Know Your Rights: My Rights in the Family
Section 5 of Know Your Rights: The Rights of Children and Young People
This factsheet is an extract from the publication Know Your Rights: The Rights of Children and Young People, published by the Irish Council for Civil Liberties (ICCL) and the Children’s Rights Alliance. It is reproduced here with the kind permission of the ICCL and the Alliance. Download the publication in full from www.knowyourrights.ie or www.childrensrights.ie. Know Your Rights is a public information project of the ICCL designed to inform people in clear and accessible language about their rights under key areas of the law in Ireland.
In this section
Do I have a right to live with my family?
Yes. You have a right to live with your family if this is in your best interests.
What is guardianship?
Guardianship is the collection of rights and duties which a parent has for their child. A guardian has a duty to maintain and properly care for the child and has the right to make decisions in the major areas of the child's life such as choice of religion (if any), choice of school, adoption, consenting to medical treatment, passports and decisions about leaving the country.
Your guardian is the person who has ‘guardianship rights’ – legal responsibility – for you. This is usually your mother and father but can also be another relative or person.
Who is my guardian?
If your parents were married to each other when you were born, they are automatically your guardians. If your mother was not married when you were born, she is automatically your guardian. If your parents weren't married, your father will only be automatically considered your guardian if he lived with your mother for 12 months, including 3 months after you were born. He can become your guardian by marrying your mother, through a joint agreement with your mother or by applying to a court.
If your parents are a female same-sex couple, they can both now apply to be your guardian.
If one of my parents enters a relationship, does their new partner automatically become my guardian?
No. If your mother or father’s partner is not your biological parent then he or she cannot become your guardian. The only exception is if your parent marries the new partner. In this case, the new partner can formally adopt you with the consent of your other biological parent.
Do my relatives have the right to make decisions about me?
Not usually. However, if your parents were unable to look after you because of an illness or if, for example, they died, a relative could apply to the court to become your guardian and have the right to take legal decisions about you and to exercise your rights on your behalf. Your parents could also nominate someone to take on this role in their will in the event that they die.
At what age can I move out of home?
You can leave home at 16 if your parent or guardian agrees. You can leave without consent when you reach 18.
Changes in my family situation
What happens to me if my parents split up?
Ideally, your parents will decide: how they will share the day-to-day responsibilities of taking take care of you; where you will live; whether you will live with one of them or share your time with both; how often you will see each parent and for how long; and how much each of them can afford to pay towards running the home.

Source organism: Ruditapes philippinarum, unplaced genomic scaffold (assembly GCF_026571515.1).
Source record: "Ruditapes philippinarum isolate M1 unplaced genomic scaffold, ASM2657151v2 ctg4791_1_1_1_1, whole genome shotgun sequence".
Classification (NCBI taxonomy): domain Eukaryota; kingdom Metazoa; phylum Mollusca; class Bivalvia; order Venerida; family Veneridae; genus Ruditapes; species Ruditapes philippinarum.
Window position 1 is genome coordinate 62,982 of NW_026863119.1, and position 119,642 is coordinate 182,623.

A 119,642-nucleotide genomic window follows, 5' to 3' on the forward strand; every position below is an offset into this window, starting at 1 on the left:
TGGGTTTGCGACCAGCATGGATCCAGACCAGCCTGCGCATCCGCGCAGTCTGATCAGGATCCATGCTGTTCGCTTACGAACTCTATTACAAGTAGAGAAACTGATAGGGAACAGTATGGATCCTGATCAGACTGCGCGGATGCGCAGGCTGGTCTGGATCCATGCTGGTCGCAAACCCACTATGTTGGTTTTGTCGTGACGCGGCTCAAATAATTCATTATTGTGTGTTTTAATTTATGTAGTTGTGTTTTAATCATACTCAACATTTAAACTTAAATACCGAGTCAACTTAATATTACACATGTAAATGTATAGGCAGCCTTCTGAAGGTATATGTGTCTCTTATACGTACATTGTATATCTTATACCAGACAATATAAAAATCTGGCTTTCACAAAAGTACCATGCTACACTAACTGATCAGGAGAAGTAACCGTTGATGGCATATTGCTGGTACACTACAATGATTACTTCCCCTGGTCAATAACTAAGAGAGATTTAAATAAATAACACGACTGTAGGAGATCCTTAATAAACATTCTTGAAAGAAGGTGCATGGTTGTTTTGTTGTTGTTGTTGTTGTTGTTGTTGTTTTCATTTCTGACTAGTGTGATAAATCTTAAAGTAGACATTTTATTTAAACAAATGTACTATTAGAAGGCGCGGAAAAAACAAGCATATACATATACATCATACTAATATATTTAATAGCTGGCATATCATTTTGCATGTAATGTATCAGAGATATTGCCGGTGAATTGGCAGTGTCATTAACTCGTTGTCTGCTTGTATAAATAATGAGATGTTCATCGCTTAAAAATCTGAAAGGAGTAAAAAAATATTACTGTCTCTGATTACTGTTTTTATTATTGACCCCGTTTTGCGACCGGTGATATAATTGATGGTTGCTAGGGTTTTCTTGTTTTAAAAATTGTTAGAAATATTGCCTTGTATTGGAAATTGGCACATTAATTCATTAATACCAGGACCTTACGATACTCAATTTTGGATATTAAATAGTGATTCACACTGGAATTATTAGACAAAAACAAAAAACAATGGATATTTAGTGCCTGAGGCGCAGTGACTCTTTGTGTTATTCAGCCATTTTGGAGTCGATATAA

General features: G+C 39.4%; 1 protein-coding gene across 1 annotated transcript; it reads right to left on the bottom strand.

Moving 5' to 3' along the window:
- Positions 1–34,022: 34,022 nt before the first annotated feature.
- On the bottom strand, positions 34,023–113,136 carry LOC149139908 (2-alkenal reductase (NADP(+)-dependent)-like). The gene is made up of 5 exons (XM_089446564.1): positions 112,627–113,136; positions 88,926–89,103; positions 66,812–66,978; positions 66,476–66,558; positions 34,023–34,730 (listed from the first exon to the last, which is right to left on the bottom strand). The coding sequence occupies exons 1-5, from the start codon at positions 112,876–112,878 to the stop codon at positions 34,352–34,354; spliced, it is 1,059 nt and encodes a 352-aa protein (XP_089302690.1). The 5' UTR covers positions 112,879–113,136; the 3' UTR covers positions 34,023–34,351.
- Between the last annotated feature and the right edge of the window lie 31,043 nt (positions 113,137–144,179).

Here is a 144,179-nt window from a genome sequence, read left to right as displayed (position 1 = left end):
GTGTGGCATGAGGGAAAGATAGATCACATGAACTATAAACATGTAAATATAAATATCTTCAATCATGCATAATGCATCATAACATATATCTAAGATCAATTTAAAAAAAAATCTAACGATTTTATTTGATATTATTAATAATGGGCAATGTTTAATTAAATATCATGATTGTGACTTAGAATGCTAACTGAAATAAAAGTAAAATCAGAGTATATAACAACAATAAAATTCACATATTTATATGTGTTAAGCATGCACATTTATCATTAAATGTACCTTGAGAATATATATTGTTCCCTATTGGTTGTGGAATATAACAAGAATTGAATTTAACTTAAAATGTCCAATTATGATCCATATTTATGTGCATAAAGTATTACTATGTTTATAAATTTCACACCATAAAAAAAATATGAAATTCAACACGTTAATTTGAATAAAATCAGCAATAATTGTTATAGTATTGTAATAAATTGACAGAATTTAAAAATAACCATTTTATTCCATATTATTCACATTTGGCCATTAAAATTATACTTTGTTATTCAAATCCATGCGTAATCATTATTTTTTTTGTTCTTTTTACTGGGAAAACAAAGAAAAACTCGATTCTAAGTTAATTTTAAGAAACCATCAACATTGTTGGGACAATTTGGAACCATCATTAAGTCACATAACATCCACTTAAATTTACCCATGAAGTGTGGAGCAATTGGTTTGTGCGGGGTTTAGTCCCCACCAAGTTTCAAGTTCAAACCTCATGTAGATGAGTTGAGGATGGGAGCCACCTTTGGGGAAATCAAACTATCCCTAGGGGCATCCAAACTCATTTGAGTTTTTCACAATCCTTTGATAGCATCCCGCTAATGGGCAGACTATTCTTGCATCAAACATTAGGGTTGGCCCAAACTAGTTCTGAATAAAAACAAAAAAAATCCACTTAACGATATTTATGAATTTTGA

If your parents cannot agree on these issues, someone else will have to get involved to help your parents to decide. This could be a mediator, a lawyer or a judge in a court.
Do I have a right to a say in these decisions?
No. Your parents will make these decisions. If your parents get help from the Family Mediation Service, you may be invited to attend a session with your parents to discuss the arrangements they have made. If your parents cannot agree and the matter goes to court, the judge may ask for your views but you will not be directly involved in any court proceedings.
Do I have a right to see both of my parents if they split up?
Yes, in most situations. Arrangements will usually be made for you to see both parents unless there is a concern for your safety. If your parents cannot agree about this, the court may be asked to decide for them. Step-parents, grandparents, aunts, uncles, sisters and brothers may also apply to the court for the right to see you. The court will allow this if it is in your best interests.
If you are unhappy with the amount of time you spend with either parent, try to explain your point of view to them. You might want to get help from organisations that work with children and young people such as Teen Between.
Do I have a right to financial support from my parents?
Your parents have a duty to support you financially until you are 18. If your parents separate or divorce, they must both provide for you. If they cannot agree, the court will decide based on your parents' income and other family responsibilities. A step-parent who is not your legal guardian does not have to continue to financially support you.
Young parents (under 18)
The law has different rules depending on your relationship with your child and your status as a parent (whether you are married or single).
Can I go to school after the child is born?
Yes. By law, you must be in school until you are 16 years of age. You may miss some time at school during your pregnancy or after your baby is born, so it is a good idea to talk to a teacher or the school principal about making up for lost time or joining the Home Tuition Scheme which lets you learn from home.
If you are due to have your baby around the time of your Junior Certificate or Leaving Certificate exams, you should ask your school to make arrangements for you to do your exams separately and in more comfort. If you cannot complete your exams, you can always go back to school after the child is born.
How will I pay for all the things my baby needs?